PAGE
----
Driving in Bnai Brak yesterday I saw a billboard with the sentence: “Defamation/slandering does not appeal to me.” In Hebrew the phrase is especially powerful. The equivalent of  defamation is “evil tongue” and  “does not appeal to me” is “does not speak to me.” In Hebrew the words constitute a pun as the emphasis here is on the evil caused when we don’t shut our mouth.

The Bible forbids slandering, in Leviticus 19, among other commandments, there is one about slandering: “Do not go about spreading slander among your people.” (16).

In today’s world, here in  Israel, the Law of Defamation (1965) is supposed to protect people’s dignity and reputation and to prevent degrading a person or a group of people because of race, national origin, religion,  place of residence, etc. Article 1 of the Law clarifies that defamation occurs when  a person (individual or corporation) is belittled in the eyes of people and it could lead to hatred.

If degrading groups of people sounds familiar, it is because that exactly what has been happening in Israel lately, before, during and after the elections. The left was slandered by the right, Ashkenazi Jews by Sephardic religious leaders, people who kiss talismans (superstitious?) by an unfortunate Ashkenazi speaker, and so on. It will take a while to mend those unwelcome fallout of our elections. However, it will take even longer to mend that kind of defamation which was directed toward Arab citizens:

I would like to focus on two instances: Two weeks before the election, the politician Hanin Zoabi, a Knesset member and a candidate, appeared in Ramat Gan College of Law and  a right wing hooligan spilled juice over her face. As though attacking a public figure wasn’t severe enough, a day later a “prestigious” Bed and Breakfast (Zimmer) in the north announced on its Facebook page that it was awarding the attacker with a free vacation in their establishment.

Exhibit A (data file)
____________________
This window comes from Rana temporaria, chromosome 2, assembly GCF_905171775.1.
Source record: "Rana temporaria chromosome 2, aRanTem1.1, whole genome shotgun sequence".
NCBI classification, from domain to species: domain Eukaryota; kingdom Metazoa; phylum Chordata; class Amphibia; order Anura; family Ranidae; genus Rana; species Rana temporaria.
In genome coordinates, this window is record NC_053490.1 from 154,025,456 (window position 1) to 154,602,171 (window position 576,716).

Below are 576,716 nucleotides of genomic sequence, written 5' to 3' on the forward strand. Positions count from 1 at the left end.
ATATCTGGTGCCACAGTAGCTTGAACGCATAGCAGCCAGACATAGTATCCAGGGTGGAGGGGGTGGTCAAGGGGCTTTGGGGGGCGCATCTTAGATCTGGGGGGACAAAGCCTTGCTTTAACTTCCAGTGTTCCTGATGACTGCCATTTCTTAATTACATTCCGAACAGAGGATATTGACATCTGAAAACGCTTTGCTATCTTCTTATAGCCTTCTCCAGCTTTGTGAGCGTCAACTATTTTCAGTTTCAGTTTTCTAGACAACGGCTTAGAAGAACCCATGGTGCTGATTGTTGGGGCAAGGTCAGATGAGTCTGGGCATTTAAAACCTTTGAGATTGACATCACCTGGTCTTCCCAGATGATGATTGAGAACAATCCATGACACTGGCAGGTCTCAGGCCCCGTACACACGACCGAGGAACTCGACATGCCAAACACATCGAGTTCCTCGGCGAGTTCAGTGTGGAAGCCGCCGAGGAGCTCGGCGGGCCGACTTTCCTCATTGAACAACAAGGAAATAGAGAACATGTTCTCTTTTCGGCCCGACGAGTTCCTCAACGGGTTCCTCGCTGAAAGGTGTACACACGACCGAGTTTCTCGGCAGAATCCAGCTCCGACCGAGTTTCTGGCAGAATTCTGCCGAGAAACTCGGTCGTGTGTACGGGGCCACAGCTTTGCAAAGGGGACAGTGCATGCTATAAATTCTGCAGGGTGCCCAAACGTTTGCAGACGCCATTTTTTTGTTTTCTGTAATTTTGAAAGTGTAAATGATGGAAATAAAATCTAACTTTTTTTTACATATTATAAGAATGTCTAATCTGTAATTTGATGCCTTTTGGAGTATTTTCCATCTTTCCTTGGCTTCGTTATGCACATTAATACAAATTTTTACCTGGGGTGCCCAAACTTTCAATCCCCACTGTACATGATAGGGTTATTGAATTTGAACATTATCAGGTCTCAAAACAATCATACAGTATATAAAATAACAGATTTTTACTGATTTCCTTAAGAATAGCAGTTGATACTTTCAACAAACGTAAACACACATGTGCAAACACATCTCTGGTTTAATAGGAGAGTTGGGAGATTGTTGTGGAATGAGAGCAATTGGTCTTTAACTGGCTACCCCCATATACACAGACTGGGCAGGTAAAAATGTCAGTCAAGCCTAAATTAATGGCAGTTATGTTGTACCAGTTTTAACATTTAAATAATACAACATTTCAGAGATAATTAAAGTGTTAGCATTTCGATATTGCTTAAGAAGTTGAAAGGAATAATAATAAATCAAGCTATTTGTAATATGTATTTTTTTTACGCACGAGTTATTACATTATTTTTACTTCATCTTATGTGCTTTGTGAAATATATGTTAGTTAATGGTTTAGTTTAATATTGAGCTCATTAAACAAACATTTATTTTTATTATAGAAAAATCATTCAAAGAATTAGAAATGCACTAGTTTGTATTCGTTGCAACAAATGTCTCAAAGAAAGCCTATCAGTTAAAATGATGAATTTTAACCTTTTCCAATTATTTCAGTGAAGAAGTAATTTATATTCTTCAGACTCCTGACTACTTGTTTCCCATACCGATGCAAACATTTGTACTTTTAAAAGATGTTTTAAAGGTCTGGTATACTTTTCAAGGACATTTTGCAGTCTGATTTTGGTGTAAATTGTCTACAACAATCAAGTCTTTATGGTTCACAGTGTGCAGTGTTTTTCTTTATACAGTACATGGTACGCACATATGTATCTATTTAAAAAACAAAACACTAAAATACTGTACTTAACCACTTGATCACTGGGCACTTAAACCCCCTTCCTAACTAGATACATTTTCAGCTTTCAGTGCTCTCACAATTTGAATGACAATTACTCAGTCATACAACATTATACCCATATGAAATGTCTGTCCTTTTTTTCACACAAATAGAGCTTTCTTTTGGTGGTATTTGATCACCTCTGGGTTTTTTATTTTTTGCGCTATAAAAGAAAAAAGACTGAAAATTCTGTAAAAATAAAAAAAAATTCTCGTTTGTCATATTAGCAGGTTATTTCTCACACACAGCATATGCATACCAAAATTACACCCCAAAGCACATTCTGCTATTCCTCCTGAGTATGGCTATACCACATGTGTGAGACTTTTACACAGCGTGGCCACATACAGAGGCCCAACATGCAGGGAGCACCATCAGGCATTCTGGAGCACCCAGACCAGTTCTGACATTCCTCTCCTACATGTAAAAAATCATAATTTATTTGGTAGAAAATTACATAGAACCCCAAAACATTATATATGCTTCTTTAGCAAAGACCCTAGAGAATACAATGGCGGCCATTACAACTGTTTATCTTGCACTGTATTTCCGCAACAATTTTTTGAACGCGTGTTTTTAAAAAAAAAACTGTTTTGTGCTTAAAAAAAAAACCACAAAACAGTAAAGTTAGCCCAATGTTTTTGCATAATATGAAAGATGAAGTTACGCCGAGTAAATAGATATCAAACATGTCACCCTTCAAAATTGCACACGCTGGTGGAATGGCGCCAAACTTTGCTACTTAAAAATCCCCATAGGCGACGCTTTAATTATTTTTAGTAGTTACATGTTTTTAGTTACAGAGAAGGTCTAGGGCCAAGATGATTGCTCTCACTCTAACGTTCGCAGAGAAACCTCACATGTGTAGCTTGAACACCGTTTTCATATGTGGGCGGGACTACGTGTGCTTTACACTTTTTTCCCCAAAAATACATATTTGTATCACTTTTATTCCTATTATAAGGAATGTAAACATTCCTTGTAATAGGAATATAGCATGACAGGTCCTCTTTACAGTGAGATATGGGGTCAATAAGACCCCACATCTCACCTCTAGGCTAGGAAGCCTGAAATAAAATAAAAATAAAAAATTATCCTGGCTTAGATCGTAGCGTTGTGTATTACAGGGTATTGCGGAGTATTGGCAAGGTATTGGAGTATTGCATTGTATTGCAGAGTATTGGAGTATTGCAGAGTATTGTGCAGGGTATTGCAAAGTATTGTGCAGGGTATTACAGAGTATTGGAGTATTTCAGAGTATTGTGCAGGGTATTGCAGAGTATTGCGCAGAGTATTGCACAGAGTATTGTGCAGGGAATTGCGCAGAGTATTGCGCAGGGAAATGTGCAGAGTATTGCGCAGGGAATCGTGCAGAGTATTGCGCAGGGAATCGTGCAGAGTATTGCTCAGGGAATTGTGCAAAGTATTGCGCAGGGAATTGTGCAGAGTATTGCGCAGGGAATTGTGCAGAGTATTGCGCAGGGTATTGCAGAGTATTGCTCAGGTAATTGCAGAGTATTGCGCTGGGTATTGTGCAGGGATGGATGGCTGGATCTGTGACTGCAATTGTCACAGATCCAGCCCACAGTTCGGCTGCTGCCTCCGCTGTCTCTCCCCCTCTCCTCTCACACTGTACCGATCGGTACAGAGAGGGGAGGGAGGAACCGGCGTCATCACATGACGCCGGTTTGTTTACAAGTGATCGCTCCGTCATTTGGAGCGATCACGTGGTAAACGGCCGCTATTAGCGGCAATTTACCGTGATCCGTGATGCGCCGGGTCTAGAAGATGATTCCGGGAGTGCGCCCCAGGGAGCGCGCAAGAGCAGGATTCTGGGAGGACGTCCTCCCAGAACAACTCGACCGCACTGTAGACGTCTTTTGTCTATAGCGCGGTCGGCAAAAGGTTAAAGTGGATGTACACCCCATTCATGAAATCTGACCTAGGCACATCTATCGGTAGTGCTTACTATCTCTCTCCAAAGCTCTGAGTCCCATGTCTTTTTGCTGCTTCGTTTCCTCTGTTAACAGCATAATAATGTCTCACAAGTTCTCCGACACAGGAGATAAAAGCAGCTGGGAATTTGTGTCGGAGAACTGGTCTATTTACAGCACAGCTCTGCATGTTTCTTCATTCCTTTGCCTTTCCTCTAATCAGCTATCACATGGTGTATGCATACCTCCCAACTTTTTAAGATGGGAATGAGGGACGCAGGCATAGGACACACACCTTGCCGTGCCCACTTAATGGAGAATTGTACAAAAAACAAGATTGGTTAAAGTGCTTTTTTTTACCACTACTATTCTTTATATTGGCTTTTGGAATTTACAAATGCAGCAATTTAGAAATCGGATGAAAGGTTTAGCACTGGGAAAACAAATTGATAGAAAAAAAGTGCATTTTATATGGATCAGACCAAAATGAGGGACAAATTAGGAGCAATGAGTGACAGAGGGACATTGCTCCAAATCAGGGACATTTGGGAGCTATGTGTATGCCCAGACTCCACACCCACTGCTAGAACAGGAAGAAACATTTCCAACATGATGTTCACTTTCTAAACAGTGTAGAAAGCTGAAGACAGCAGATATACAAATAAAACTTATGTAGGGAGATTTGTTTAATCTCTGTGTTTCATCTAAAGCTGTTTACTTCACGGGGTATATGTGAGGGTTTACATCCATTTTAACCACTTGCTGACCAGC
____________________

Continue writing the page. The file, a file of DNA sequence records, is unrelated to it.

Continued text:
Facebook unfortunately does not observe the laws regarding defamation and did not respond to numerous requests to take off this offensive and outrageous ad. Thus social media played a part in inciting hatred as Hanin Zoabi was slandered because of her race, gender and affiliation.

But how could we complain about misguided Israelis (the owner of the B&B and his followers) when our own prime minister is busy defaming a large percentage of the Israeli public? On the day of the election the candidate Bibi Netanyahu forgot that he was also Prime Minister  Benjamin Netanyahu and, abusing his authority, urged his supporters to go the polls and vote since “Arab voters are going en masse to the polls. Left-wing NGOs are bringing them on buses.”

There is a famous saying: “sticks and stones may break my bones but words will never hurt me.” This is false of course. We may say it to our children as a way to help them deal with verbal bullying, but words are hurtful and powerful.

Netanyahu is the bully: once again he has showed his cynicism and disregard to others as he goes about spreading slander among his people. No wonder that even when he says that he is sorry, no one believes that his apology is sincere